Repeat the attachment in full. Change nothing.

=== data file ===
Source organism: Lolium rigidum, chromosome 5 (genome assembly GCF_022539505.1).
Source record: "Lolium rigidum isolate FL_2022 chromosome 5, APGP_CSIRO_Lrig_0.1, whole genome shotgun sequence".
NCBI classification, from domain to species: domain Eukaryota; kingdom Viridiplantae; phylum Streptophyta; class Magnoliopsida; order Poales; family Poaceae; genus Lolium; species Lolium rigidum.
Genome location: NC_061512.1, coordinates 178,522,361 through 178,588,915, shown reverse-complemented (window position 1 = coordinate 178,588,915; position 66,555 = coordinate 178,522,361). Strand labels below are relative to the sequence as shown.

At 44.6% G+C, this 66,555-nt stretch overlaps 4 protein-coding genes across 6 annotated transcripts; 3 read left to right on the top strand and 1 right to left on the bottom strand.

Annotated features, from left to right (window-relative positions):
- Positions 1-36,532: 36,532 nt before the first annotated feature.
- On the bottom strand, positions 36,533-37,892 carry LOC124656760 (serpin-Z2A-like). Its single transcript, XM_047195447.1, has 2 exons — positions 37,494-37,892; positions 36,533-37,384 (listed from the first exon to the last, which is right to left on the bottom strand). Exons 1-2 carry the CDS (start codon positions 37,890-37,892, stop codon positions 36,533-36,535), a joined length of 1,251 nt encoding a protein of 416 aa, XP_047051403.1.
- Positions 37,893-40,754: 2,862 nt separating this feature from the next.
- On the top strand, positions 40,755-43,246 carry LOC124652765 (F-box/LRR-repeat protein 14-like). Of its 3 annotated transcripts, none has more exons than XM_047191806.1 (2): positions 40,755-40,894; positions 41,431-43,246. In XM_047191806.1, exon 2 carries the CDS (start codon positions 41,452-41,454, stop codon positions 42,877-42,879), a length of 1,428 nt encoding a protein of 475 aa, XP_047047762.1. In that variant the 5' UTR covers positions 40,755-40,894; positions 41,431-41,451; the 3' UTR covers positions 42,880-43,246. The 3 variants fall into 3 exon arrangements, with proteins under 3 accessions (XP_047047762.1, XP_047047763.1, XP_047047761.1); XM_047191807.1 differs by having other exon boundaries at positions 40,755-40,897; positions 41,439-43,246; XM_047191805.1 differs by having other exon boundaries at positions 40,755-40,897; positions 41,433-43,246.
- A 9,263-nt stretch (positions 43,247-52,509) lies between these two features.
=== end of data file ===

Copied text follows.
Source organism: Lolium rigidum, chromosome 5 (genome assembly GCF_022539505.1).
Source record: "Lolium rigidum isolate FL_2022 chromosome 5, APGP_CSIRO_Lrig_0.1, whole genome shotgun sequence".
NCBI classification, from domain to species: domain Eukaryota; kingdom Viridiplantae; phylum Streptophyta; class Magnoliopsida; order Poales; family Poaceae; genus Lolium; species Lolium rigidum.
Genome location: NC_061512.1, coordinates 178,522,361 through 178,588,915, shown reverse-complemented (window position 1 = coordinate 178,588,915; position 66,555 = coordinate 178,522,361). Strand labels below are relative to the sequence as shown.

At 44.6% G+C, this 66,555-nt stretch overlaps 4 protein-coding genes across 6 annotated transcripts; 3 read left to right on the top strand and 1 right to left on the bottom strand.

Annotated features, from left to right (window-relative positions):
- Positions 1-36,532: 36,532 nt before the first annotated feature.
- On the bottom strand, positions 36,533-37,892 carry LOC124656760 (serpin-Z2A-like). Its single transcript, XM_047195447.1, has 2 exons — positions 37,494-37,892; positions 36,533-37,384 (listed from the first exon to the last, which is right to left on the bottom strand). Exons 1-2 carry the CDS (start codon positions 37,890-37,892, stop codon positions 36,533-36,535), a joined length of 1,251 nt encoding a protein of 416 aa, XP_047051403.1.
- Positions 37,893-40,754: 2,862 nt separating this feature from the next.
- On the top strand, positions 40,755-43,246 carry LOC124652765 (F-box/LRR-repeat protein 14-like). Of its 3 annotated transcripts, none has more exons than XM_047191806.1 (2): positions 40,755-40,894; positions 41,431-43,246. In XM_047191806.1, exon 2 carries the CDS (start codon positions 41,452-41,454, stop codon positions 42,877-42,879), a length of 1,428 nt encoding a protein of 475 aa, XP_047047762.1. In that variant the 5' UTR covers positions 40,755-40,894; positions 41,431-41,451; the 3' UTR covers positions 42,880-43,246. The 3 variants fall into 3 exon arrangements, with proteins under 3 accessions (XP_047047762.1, XP_047047763.1, XP_047047761.1); XM_047191807.1 differs by having other exon boundaries at positions 40,755-40,897; positions 41,439-43,246; XM_047191805.1 differs by having other exon boundaries at positions 40,755-40,897; positions 41,433-43,246.
- A 9,263-nt stretch (positions 43,247-52,509) lies between these two features.